Fay Sampson’s Family History
This site is a work-in-progress. There is a massive amount to cover. I have included both male and female lines, and some go back 30 generations. Keep coming back for more.
I have numbered the generations working backwards from my own as (1)
WILLIAM TAVERNER and ELIZABETH ELLIS (8)
WILLIAM TAVERNER. The Moretonhampstead registers go back to 1603, but there is only one entry for a Taverner in the 17th century. 
On 24 Jun 1636, William Taverner married Sarah in Moretonhampstead. Sarah’s surname is on the fold of the page and may be Baker. No credible baptism has been found for her in this parish.
Since no children of this marriage are recorded as being baptised in Moreton, we assume they brought up their family in William’s parish elsewhere. We do not know whether this older William is an ancestor of Elizabeth Ellis’s husband.
There is a John Taverner in the 1641 Protestation Return for Moretonhampstead.
Continuous records for this surname begin in the early 18th century.
From the date of his marriage, we should assume that William, husband of Elizabeth Ellis, was born in the 1690s. There is a baptism in neighbouring Drewsteignton in 1699.
1698/9 Feb 26 William the son of William Taverner, alias Avery, and Hannah his wife.
There is no record of this William dying young, marrying or raising a family in Drewsteignton
The 17th century registers have survived for all the parishes around Moretonhampstead. No other plausible baptism has been found.
This would make his mother Hannah Christopher, daughter of Edward Christopher of Bovey Tracey.
This baptism would make him the same age as his bride Elizabeth Ellis.
The surname Taverner alias Avery continued down William’s Moretonhampsted family. It does not occur in the parish registers, but Sylvester Treleaven’s diary for 1799 refers to William’s grandson as James Avery alias Taverner.
Two siblings followed this William’s baptism: Henry in 1700 and Mary in 1702.
William senior was buried in Drewsteignton on 29 Jan 1731/2.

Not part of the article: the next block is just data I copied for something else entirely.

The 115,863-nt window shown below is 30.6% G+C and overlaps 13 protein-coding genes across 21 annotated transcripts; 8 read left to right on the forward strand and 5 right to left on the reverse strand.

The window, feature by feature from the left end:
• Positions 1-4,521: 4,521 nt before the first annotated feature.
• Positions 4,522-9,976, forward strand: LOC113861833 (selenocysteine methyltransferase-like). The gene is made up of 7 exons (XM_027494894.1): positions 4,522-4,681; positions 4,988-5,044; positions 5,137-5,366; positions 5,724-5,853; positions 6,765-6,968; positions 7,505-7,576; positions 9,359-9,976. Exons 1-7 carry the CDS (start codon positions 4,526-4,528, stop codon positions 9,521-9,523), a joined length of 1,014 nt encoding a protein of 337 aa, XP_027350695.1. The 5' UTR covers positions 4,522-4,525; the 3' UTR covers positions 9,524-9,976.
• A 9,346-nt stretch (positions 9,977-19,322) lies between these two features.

Hannah was buried on 16 May 1748.
No Taverners have been found in Drewsteignton before William’s baptism. There are a handful of Averys, but they are usually associated with the name Avery alias Crocker.
There is one Taverner marriage in a Moretonhampstead register which ends in 1710
1710 April 18 William Scut and Agnis Taverner.
Agnis’s baptism has not been found.
Taverners are among the earliest entries in the new volume of the parish register, whose opening page bears this cure for rabies.
An Infallible Cure for the
BITE of a MAD DOG
Brought from Tonquin
By Sir GEORGE COBB, Bart.
Take 24 Grains of Native Cinnabar, 24 Grains of Factitious
Cinnabar, and 16 Grains of Musk:
Grind all these together into an exceeding find Powder, and put it into a small Tea-Cup
of Arrack, Rum or Brandy; let it be well mix’d, and give it to the Person as soon as
possible after the Bite; a Second Dose of the same must be repeated thirty Days after;
and a Third may be taken in thirty Days more: But if the Symptoms of Madness ap-
pear on the Persons, they must take One of the above Doses immediately, and a Se-
cond in an Hour after; and, if wanted, a Third must be given a few Hours afterwards.
N.B. The above Recipe is calculated for a full grown Person, but must be given to
Children in smaller Quantities, in Proportion to their Ages.
→This MEDICINE has been given to Hundreds with Success, and Sir GEORGE COBB,himself has cured two Persons who had the Symptoms of Madness upon them.
* If in the Madness they can’t take it in Liquid, make it up into a Bolus, with